Dr. Mary Tolikas has more than twenty years of professional experience establishing and growing technology-based organisations and companies in both industry and academia.
Dr. Mary Tolikas joined the Wyss Center as Chief Executive Officer in June 2019. She was previously instrumental in the launching and growth of the Wyss Institute for Biologically Inspired Engineering at Harvard University where she spent almost ten years in the leadership team as Operations Director.
During her tenure at Harvard University, she also served as Executive Director for Special Projects at the Office of the Provost and was co-instructor in the Masters in Design Engineering Program, offered by the Harvard John A. Paulson School of Engineering and Applied Sciences and the Harvard Graduate School of Design.
Prior to joining Harvard University, Dr. Mary Tolikas served as Director of Business Development at Ansoft Corporation. Earlier in her career, she held various executive and engineering roles in a number of start-up companies in markets ranging from automotive to medical.
Dr. Mary Tolikas has served in numerous committees and boards but her most rewarding community involvement is mentoring women in science and engineering, as well as entrepreneurs.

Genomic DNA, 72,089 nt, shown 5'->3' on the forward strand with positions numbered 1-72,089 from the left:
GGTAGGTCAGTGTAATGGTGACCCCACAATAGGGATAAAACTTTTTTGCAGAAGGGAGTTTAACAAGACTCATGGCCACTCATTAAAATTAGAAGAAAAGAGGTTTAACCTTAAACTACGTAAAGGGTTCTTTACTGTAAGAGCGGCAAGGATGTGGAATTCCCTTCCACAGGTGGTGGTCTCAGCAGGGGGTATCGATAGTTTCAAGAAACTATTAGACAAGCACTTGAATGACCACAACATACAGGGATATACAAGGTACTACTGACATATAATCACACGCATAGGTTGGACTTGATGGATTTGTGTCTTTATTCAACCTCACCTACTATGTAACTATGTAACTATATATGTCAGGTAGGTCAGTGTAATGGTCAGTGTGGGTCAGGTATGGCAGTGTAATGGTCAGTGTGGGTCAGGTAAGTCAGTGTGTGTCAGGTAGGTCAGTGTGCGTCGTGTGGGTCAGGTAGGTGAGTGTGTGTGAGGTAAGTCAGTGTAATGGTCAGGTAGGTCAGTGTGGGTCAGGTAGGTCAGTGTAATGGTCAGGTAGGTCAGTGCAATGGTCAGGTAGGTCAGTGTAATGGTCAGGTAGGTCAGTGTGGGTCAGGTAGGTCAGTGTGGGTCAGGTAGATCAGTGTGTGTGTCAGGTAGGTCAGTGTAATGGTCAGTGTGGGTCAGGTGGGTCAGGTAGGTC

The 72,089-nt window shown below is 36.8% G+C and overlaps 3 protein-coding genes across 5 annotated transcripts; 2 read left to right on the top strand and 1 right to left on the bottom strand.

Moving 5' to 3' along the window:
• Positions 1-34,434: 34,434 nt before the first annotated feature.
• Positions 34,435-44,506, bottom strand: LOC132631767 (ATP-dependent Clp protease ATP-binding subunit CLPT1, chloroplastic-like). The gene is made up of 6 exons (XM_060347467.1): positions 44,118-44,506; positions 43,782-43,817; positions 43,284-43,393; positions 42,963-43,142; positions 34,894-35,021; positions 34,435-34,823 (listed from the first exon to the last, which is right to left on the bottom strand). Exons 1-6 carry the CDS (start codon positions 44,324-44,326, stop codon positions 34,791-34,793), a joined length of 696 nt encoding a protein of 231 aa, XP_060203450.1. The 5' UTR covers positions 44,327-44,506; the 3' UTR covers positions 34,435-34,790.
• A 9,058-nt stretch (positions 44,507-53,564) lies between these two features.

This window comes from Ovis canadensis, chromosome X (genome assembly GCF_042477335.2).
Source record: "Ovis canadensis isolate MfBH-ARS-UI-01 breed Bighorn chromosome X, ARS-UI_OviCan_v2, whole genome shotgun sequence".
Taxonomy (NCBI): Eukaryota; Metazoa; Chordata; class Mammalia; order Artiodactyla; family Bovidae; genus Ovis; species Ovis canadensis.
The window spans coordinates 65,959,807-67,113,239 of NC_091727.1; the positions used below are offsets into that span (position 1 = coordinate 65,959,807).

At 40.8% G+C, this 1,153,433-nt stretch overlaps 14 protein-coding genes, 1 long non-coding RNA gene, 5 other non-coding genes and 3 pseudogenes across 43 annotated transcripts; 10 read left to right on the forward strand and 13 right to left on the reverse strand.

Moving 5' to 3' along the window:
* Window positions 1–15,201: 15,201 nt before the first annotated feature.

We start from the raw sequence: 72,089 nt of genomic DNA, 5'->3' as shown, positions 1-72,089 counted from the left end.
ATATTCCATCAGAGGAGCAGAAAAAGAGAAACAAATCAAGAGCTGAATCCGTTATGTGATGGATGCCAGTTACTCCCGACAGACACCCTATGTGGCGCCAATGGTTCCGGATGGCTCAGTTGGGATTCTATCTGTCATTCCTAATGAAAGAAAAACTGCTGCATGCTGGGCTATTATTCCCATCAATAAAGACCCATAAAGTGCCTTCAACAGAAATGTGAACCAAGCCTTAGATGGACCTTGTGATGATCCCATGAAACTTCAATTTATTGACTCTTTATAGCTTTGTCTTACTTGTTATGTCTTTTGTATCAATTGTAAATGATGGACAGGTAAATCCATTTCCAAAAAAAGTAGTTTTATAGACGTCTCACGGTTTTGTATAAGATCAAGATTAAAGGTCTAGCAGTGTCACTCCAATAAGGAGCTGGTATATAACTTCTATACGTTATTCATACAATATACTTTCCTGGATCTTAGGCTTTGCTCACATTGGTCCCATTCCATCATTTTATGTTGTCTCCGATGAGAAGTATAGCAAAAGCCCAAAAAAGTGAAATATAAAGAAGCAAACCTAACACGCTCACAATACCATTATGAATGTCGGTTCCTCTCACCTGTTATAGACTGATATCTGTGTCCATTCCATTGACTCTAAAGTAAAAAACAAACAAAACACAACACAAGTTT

She holds a B.Eng. degree in Electrical & Electronics Engineering from the University of Glasgow, Scotland, M.Sc. and Ph.D. degrees in Electrical Engineering & Computer Science from the Massachusetts Institute of Technology and an MBA degree from the Sloan School of Management at MIT.
Study contributes to our understanding of how cocaine withdrawal affects brain circuits
The results could help clinicians understand addiction and enable people to better manage substance withdrawal.Collaboration
Study suggests a promising future for soft bioelectronic interfaces in clinical settings
Results demonstrate MRI compatibility, good surgical handling and reliable recording in bioelectronic interfaces that conform to the nervous system.Technology
Shining a light on neurodegenerative disorders
Could a ray of light stop rogue proteins in their tracks and slow the spread of neurodegenerative disease in the brain? EPFL and the Wyss Center are set to find out.Collaboration